Serving Life is the third mystery novel in the late Richard King’s “Nurse Linton, Detective Bellechasse Series.” King is quick to share the double meaning of his title with his reader: Serving Life begins in a courtroom, where Ian Chambers is sentenced to a lifetime in prison for murder, then quickly shifts to the emergency room at Montreal’s Gursky Memorial Hospital (an admiring nod to Mordecai Richler), where doctors and nurses flutter around incoming patients and discuss prognoses.
Among them is Annie Linton, an ER nurse with an eye for medical non-sequiturs. When a man without a heart condition dies suddenly from a heart attack, the doctor overseeing his case shrugs it off, muttering “these things happen.” But Annie can’t help but question what sent him into cardiac arrest in the first place. One man’s death quickly becomes a larger puzzle for Annie to solve: patients with dementia are dying from seemingly unrelated heart-related issues.
Serving Life Baraka Books
What seems like a simple whodunnit slowly unfolds into a well-thought-out web of interconnected crimes, marked by moral ambiguity and an unmistakably contemporary concern with medical misconduct. Suspicion is cast and recast as Gilles (and Annie, unofficially) investigate a series of local murders, including that of another researcher at the hospital, Dr. Tiddley, and follow evidence anywhere it will take them – from the hospital (where a highly contagious flu is being warned of), to Montreal’s police headquarters, a chemical plant, a condo in Outremont, and back to the courtroom glimpsed in the prologue, where Ian Chambers faces his life sentence. King’s story is deeply realized: information moves unexpectedly between characters, coincidences are woven into the fabric of the plot, and, as always in his work, Montreal appears true to size.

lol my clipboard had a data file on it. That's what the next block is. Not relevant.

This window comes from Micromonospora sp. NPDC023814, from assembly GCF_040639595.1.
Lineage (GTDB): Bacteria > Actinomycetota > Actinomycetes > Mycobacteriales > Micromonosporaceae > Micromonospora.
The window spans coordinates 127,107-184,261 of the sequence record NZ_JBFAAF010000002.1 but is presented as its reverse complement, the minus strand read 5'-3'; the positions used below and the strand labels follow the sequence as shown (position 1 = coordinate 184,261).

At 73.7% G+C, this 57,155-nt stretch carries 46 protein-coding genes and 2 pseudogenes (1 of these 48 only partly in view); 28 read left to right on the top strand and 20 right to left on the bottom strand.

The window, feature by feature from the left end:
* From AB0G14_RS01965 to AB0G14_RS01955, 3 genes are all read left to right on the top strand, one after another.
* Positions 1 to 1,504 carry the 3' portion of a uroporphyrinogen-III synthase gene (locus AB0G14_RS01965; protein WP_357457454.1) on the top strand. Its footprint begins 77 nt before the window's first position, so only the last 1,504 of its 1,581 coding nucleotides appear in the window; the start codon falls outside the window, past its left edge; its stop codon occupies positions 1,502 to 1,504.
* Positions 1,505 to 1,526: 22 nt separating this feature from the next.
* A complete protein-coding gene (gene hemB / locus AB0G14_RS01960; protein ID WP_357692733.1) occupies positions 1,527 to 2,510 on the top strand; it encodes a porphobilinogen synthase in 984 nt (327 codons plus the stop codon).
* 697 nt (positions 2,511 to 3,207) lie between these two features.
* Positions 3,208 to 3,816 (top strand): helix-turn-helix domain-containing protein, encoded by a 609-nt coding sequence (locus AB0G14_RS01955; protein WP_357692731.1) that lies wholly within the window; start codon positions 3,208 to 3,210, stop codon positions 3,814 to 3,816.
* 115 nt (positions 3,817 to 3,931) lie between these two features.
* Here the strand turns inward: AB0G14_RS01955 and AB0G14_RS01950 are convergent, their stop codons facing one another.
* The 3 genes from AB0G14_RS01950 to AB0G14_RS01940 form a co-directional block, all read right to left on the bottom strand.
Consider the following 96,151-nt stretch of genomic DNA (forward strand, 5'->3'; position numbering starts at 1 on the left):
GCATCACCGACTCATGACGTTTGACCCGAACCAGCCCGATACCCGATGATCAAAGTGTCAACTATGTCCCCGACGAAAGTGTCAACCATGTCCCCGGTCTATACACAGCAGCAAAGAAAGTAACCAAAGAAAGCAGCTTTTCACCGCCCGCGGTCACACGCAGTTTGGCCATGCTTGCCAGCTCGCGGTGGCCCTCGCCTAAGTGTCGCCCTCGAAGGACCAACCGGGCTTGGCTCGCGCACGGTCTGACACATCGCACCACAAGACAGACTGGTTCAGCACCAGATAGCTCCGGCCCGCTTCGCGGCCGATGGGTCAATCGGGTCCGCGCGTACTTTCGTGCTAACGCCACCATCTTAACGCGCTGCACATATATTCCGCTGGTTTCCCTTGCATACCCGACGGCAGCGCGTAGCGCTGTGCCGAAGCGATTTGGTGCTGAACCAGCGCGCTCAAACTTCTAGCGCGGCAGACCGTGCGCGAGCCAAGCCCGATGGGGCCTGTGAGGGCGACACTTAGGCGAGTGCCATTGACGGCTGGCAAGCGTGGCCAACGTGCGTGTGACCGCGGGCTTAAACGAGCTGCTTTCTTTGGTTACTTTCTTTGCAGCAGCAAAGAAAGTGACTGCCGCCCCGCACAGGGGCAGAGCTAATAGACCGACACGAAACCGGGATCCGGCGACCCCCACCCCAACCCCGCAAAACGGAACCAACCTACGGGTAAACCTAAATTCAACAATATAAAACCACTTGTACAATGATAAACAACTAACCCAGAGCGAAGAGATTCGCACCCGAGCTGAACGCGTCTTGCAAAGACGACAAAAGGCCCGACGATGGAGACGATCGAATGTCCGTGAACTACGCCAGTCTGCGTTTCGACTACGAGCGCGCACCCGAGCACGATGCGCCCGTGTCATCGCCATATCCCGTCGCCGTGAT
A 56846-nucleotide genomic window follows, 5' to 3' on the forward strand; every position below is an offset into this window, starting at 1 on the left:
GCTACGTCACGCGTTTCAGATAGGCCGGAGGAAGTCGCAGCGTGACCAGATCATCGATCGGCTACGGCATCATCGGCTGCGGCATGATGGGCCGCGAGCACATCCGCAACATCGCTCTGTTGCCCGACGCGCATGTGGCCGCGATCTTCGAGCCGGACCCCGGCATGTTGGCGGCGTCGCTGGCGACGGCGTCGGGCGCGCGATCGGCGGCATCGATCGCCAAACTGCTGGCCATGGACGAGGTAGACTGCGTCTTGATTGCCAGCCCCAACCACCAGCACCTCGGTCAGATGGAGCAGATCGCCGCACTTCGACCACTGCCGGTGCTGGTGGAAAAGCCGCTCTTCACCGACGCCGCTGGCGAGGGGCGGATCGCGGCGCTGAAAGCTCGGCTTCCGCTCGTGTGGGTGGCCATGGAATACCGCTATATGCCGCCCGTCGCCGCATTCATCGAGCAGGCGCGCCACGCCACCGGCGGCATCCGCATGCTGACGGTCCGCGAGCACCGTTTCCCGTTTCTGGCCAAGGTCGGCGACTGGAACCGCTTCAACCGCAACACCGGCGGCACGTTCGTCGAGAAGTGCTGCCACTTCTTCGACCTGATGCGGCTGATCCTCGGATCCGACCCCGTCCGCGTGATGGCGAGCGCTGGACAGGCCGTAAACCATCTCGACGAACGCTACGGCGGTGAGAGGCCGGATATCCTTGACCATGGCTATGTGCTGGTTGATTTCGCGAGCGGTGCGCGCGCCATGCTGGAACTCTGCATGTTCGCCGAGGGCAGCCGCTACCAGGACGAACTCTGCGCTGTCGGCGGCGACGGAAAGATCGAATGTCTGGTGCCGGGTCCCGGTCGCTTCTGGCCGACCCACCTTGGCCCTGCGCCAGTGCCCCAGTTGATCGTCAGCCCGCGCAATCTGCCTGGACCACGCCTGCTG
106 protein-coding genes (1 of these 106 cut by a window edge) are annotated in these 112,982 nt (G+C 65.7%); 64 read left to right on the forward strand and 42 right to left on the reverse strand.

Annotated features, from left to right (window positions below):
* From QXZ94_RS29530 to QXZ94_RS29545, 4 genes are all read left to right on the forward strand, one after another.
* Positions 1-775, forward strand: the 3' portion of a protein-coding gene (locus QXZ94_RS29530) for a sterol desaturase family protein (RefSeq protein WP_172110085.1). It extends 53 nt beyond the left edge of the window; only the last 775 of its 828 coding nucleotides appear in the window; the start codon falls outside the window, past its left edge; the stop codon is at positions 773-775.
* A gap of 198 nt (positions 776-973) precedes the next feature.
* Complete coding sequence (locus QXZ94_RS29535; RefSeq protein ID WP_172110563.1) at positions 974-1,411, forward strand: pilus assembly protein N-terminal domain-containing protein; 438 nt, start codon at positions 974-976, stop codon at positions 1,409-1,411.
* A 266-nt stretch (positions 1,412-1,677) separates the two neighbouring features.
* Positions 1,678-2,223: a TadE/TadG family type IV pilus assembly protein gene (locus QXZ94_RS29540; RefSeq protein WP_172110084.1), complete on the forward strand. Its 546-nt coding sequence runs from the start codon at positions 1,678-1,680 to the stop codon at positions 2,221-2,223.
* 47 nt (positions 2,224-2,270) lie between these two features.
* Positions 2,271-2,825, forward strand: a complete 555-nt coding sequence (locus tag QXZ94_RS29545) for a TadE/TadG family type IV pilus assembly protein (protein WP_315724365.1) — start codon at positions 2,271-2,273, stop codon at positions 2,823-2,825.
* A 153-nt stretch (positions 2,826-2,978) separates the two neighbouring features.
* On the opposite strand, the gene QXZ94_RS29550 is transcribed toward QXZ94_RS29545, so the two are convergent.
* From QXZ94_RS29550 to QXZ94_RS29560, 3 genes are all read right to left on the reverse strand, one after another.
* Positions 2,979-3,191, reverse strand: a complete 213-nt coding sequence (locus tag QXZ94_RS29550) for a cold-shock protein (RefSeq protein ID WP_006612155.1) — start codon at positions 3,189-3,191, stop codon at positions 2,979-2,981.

Serving Life is riveting, lighthearted, and, for all its twists and turns, crystalline. Suspense is cut with casual meetings at coffee shops, bottles of wine shared over dinner, and scenes of Annie and Gilles dealing with their respective daughters. King is a master storyteller, a writer with a thoroughly rendered plot and lived-in setting, and his prose style reflects that. It is purposive, clear, and brightest when the plot is at its thickest.
Richard King died in January 2022, just months before the publication of Serving Life, apparently with a draft of the fourth installment for the series underway. Longtime owner of the Paragraphe bookstore, former president of the Canadian Bookseller Association, writer, and hospital volunteer, King is remembered as a cherished, integral member of Montreal’s Anglophone community.
Serving Life is preceded by A Stab at Life (2020) and Banking on Life (April 2021). International readers can delight in the formidable addition to this series of thrilling mystery novels. Montrealers, however, will be able to see that the Linton, Bellechasse novels, especially Serving Life, are not only an homage to the mystery genre but also to King’s beloved Montreal – for its shadows, its scenery, and, above all, its people.mRb